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Boyd J. B. M.D.; Mulholland, R. S. M.D.; Davidson, J. M.D.; Gullane, P. J. M.D.; Rotstein, L. E. M.D.; Brown, D. H. M.D.; Freeman, J. E. M.D.; Irish, J. C. M.D.
Plastic and Reconstructive Surgery: May 1995

The purpose of this study was to define the role of reconstruction plates as bone replacement in oromandibular reconstruction. From 1987 through 1991, 71 consecutive oral cancer patients underwent composite resection and reconstruction and were entered into one of two studies. In the first study of 31 patients, 15 underwent oromandibular reconstruction using a radial forearm osteocutaneous flap, while the remainder (16) received a radial forearm fasciocutaneous flap together with a mandibular reconstruction plate. The second study involved 40 subsequent patients, all receiving the latter form of reconstruction. Twenty-one of the plates were stainless steel, and the remaining 19 were of the titanium hollow screw (THORP) type. We followed the patients prospectively.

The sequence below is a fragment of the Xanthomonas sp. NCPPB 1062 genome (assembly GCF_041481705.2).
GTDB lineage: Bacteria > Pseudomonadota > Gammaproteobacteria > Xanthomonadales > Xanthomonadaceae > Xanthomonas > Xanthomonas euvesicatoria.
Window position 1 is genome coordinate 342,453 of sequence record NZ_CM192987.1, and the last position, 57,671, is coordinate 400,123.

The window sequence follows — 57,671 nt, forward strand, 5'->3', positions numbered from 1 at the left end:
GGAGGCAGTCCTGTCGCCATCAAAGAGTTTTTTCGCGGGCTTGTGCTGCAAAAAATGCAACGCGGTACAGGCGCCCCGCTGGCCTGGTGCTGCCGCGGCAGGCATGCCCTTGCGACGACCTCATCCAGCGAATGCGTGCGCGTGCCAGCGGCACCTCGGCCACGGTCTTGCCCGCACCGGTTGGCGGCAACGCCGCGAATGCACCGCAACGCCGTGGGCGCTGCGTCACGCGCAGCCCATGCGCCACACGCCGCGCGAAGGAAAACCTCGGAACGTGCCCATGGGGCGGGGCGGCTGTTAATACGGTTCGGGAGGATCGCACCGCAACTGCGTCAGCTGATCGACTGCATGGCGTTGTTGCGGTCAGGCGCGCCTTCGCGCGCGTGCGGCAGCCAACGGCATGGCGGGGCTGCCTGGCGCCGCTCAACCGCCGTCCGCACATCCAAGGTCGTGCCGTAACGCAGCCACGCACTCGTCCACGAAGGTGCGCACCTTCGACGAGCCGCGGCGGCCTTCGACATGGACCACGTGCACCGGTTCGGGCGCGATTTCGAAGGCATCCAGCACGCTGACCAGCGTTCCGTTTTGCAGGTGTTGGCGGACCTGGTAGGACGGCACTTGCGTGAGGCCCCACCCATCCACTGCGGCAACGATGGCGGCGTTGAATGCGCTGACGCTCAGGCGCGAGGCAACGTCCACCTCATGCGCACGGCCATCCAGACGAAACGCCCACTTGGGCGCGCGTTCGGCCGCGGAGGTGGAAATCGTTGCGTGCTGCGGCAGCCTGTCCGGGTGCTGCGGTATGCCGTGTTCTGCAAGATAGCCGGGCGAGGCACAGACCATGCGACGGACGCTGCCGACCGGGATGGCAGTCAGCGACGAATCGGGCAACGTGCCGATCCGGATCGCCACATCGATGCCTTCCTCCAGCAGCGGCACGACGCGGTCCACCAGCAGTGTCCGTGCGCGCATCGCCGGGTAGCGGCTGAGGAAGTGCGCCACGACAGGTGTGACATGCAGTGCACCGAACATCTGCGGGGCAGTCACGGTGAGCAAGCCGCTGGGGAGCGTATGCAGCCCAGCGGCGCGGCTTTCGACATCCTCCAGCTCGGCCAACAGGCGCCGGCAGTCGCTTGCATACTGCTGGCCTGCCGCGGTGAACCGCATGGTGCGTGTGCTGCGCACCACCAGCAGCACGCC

We defined success as a reconstruction that we did not have to remove. Additionally, since the patients had limited life expectancy, we developed the idea of days of life lost and incorporated it into our definition of a successful outcome. Vascularized autogenous bone proved to be more successful than metallic plates used alone in terms both of reconstruction survival and of minimizing days of life lost. The overall success rate of mandibular plate reconstruction was 78.9 percent, but analysis by defect type revealed a failure rate of 35 percent when the defects were anterior and only 5 percent when they were lateral. THORP plates demonstrated a trend towards more durability. We would now recommend plate reconstruction only in lateral defects in patients with a poor prognosis. (Plast. Reconstr. Surg. 95: 1018, 1995.)

©1995American Society of Plastic Surgeons